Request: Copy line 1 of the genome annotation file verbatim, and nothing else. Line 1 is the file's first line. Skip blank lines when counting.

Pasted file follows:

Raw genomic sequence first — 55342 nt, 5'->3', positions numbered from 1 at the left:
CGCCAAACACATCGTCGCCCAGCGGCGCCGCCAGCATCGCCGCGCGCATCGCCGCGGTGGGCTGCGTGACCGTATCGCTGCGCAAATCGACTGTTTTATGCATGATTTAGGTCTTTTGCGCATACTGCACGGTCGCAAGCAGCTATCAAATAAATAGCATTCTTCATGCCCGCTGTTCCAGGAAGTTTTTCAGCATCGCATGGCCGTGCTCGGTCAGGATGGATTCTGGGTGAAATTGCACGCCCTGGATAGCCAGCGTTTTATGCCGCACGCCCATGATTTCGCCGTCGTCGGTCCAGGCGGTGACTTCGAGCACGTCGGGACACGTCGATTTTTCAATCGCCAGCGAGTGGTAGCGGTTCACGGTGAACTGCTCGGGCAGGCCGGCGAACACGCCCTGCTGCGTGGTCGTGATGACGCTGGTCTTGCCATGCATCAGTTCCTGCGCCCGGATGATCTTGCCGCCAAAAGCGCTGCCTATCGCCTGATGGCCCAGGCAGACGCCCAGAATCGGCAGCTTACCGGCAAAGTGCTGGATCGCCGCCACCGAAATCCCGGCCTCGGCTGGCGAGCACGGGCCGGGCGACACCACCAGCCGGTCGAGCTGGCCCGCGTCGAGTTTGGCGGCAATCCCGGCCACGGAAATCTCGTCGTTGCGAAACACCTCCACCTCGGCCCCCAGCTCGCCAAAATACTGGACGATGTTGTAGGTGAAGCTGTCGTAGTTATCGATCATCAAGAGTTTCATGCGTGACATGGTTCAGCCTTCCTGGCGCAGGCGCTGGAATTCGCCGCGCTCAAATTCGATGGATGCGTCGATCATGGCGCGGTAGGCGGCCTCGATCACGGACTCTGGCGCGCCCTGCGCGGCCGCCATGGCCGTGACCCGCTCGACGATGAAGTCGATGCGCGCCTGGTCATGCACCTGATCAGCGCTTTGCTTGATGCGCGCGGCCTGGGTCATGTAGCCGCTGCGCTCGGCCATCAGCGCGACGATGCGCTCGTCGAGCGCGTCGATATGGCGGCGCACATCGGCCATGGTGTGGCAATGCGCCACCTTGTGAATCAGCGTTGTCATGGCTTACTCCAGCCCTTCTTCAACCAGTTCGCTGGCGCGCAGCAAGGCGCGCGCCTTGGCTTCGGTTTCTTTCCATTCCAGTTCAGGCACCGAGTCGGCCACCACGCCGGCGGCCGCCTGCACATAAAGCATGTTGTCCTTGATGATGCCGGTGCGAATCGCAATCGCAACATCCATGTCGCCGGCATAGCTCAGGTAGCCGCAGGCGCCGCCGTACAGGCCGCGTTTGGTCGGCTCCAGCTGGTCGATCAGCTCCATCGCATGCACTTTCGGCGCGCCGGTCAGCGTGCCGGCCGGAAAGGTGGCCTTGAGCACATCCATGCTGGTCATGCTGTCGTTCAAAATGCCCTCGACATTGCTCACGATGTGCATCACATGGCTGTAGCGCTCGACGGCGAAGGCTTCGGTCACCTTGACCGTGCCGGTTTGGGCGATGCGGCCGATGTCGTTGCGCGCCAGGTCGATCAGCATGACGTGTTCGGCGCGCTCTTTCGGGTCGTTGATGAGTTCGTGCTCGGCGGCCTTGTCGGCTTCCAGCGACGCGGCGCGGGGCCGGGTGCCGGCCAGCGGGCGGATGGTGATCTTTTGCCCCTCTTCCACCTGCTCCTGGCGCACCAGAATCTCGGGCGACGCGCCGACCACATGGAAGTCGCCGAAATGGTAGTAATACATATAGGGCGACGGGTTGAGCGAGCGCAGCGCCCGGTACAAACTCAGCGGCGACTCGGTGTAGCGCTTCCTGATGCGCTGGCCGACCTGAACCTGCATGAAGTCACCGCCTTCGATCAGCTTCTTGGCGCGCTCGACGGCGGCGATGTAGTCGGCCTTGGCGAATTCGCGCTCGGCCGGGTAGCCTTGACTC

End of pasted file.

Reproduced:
Raw genomic sequence first — 55342 nt, 5'->3', positions numbered from 1 at the left: